The woman with her son. Picture by Partha Biswas
Behrampore, July 31: A 30-year-old was beheaded after a kangaroo court in a Murshidabad village decided he must die because he had married a girl from another community and the couple had hidden his religion from her family.
The young father, who was visiting his in-laws with his wife and 10-month-old son, was murdered in Lakshmanpur village, 210km from Calcutta, on July 14.
His beheaded body was found in a jute field outside the village on July 17 but was identified only after his wife, a 25-year-old who has been working as a maid in Mumbai for three years, went to police on July 27 after learning of the shalishi (kangaroo court) verdict.
After about six months in Mumbai, I met my future husband, who worked there as a construction labourer. We got married at a marriage registrars office but I did not tell my father that my husband belonged to a different community. At the end of 2006, I brought my husband home to Lakshmanpur. He came under an assumed name as the village is very orthodox. We stayed for 12 days and there was no problem, she said.
The village is so dogmatic that a shalishi meeting had fined her father Rs 200 for sending his daughter to work in Mumbai. My father had become old and could not work. The family used to run on the meagre income of my brother, who worked as an agricultural labourer. So, three years ago, I was compelled to go to Mumbai to work as a maid, the woman said.
She and her husband returned to Lakshmanpur on July 1 this year, this time with their son. On July 14, while watching a ritual along with other villagers, the man softly muttered a cry that was a dead giveaway of his religion.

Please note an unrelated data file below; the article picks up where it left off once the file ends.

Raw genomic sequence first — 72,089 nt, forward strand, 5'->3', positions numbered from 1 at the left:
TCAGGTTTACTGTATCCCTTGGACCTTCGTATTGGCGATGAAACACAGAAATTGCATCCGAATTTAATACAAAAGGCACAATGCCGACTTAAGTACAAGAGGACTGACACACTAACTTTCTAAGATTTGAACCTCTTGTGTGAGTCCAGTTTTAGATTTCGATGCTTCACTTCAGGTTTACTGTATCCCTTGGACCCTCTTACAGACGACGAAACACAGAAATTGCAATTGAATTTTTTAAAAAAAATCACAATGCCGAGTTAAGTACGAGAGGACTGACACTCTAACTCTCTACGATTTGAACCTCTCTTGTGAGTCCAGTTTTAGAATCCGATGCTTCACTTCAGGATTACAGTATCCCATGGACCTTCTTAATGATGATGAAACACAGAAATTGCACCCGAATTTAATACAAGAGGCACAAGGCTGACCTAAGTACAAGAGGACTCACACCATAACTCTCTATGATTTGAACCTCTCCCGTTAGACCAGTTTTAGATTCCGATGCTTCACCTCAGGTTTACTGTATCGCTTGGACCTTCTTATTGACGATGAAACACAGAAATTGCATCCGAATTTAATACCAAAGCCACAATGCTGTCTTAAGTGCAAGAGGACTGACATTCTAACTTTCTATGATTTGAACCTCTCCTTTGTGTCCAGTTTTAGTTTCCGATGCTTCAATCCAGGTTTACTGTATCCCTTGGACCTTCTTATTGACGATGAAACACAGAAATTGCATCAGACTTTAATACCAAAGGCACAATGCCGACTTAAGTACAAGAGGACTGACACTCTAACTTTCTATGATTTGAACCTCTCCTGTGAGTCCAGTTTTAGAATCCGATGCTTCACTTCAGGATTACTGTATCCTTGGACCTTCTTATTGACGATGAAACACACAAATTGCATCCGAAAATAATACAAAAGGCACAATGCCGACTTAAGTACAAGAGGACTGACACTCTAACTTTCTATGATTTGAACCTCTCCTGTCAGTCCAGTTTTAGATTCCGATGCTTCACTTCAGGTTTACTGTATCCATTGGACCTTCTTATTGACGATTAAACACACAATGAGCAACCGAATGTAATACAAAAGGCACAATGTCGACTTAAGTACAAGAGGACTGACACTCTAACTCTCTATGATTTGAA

His father-in-law overheard him and the same afternoon, went to village elders to tell them of his suspicion.
A shalishi meeting was arranged in the compound of the village primary school the same evening, where my father took my husband. From that night, my husband was missing, she said.
The young wife initially thought he had panicked and fled to Mumbai. But soon word spread in the village, and she got to hear of how the villagers had used force to find out her husbands religion.
When they found he belonged to a different community, they severely beat him up. Then the shalishi gave its verdict that the punishment for my husband was death as he had suppressed his religion, and that he must be beheaded, she said.
Her brother said their father knew all along that his son-in-law had been murdered but kept it from his wife and children. We learnt that almost everyone in the village knew about my brother-in-laws fate. On July 27, the three of us (the siblings and their mother) went to Behrampore police, he said.
Arun Das, the inspector-in-charge of Behrampore police station, said when the complaint was filed, they realised that the body they had recovered on July 17 must be his.
We received a complaint against 10 persons, launched an interrogation and raided the village. We arrested three persons who had participated in the shalishi. They confessed to their crime. Interrogating the arrested persons, we came to know that four villagers had carried out the killing, Das said.
Another officer said they confessed that the victims hands and feet were tied and he was gagged. Then he was carried inside the jute field by four villagers and beheaded.
Before making the arrests last night, Das took the young widow and her brother to the court of the chief judicial magistrate in Behrampore and recorded their statements.
The rest of the villagers who were part of the shalishi and the father-in-law had fled on July 28, when the police raided Lakshmanpur the first time.